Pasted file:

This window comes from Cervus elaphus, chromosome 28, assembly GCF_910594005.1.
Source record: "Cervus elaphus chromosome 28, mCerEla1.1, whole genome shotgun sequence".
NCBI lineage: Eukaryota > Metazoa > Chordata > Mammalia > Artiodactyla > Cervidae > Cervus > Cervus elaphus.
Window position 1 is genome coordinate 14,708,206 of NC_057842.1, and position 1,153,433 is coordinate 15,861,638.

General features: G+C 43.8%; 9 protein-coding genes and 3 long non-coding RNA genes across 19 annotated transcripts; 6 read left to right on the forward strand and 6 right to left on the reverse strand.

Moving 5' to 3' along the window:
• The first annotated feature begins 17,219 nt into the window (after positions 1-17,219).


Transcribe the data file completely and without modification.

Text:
This window comes from Cervus elaphus, chromosome 28, assembly GCF_910594005.1.
Source record: "Cervus elaphus chromosome 28, mCerEla1.1, whole genome shotgun sequence".
NCBI lineage: Eukaryota > Metazoa > Chordata > Mammalia > Artiodactyla > Cervidae > Cervus > Cervus elaphus.
Window position 1 is genome coordinate 14,708,206 of NC_057842.1, and position 1,153,433 is coordinate 15,861,638.

General features: G+C 43.8%; 9 protein-coding genes and 3 long non-coding RNA genes across 19 annotated transcripts; 6 read left to right on the forward strand and 6 right to left on the reverse strand.

Moving 5' to 3' along the window:
• The first annotated feature begins 17,219 nt into the window (after positions 1-17,219).